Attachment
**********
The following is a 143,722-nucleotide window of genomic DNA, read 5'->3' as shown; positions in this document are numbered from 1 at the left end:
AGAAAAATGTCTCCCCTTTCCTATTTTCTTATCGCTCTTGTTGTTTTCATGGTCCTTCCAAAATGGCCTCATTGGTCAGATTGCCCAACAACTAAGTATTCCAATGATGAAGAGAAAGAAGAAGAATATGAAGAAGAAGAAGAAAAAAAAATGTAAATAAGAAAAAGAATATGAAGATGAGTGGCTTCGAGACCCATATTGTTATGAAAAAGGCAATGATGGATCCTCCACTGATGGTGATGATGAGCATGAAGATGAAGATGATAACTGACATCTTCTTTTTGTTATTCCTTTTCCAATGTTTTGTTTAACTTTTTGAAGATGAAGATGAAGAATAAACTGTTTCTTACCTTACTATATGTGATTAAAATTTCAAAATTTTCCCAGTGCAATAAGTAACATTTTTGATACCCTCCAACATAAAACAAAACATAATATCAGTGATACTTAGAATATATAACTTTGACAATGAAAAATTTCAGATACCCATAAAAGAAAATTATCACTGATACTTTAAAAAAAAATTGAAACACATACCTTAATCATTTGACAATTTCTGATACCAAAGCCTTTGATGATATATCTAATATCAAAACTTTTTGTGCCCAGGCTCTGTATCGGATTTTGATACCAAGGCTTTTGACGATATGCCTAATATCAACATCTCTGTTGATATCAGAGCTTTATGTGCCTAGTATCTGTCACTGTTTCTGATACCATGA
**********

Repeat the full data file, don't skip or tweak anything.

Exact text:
The following is a 143,722-nucleotide window of genomic DNA, read 5'->3' as shown; positions in this document are numbered from 1 at the left end:
AGAAAAATGTCTCCCCTTTCCTATTTTCTTATCGCTCTTGTTGTTTTCATGGTCCTTCCAAAATGGCCTCATTGGTCAGATTGCCCAACAACTAAGTATTCCAATGATGAAGAGAAAGAAGAAGAATATGAAGAAGAAGAAGAAAAAAAAATGTAAATAAGAAAAAGAATATGAAGATGAGTGGCTTCGAGACCCATATTGTTATGAAAAAGGCAATGATGGATCCTCCACTGATGGTGATGATGAGCATGAAGATGAAGATGATAACTGACATCTTCTTTTTGTTATTCCTTTTCCAATGTTTTGTTTAACTTTTTGAAGATGAAGATGAAGAATAAACTGTTTCTTACCTTACTATATGTGATTAAAATTTCAAAATTTTCCCAGTGCAATAAGTAACATTTTTGATACCCTCCAACATAAAACAAAACATAATATCAGTGATACTTAGAATATATAACTTTGACAATGAAAAATTTCAGATACCCATAAAAGAAAATTATCACTGATACTTTAAAAAAAAATTGAAACACATACCTTAATCATTTGACAATTTCTGATACCAAAGCCTTTGATGATATATCTAATATCAAAACTTTTTGTGCCCAGGCTCTGTATCGGATTTTGATACCAAGGCTTTTGACGATATGCCTAATATCAACATCTCTGTTGATATCAGAGCTTTATGTGCCTAGTATCTGTCACTGTTTCTGATACCATGA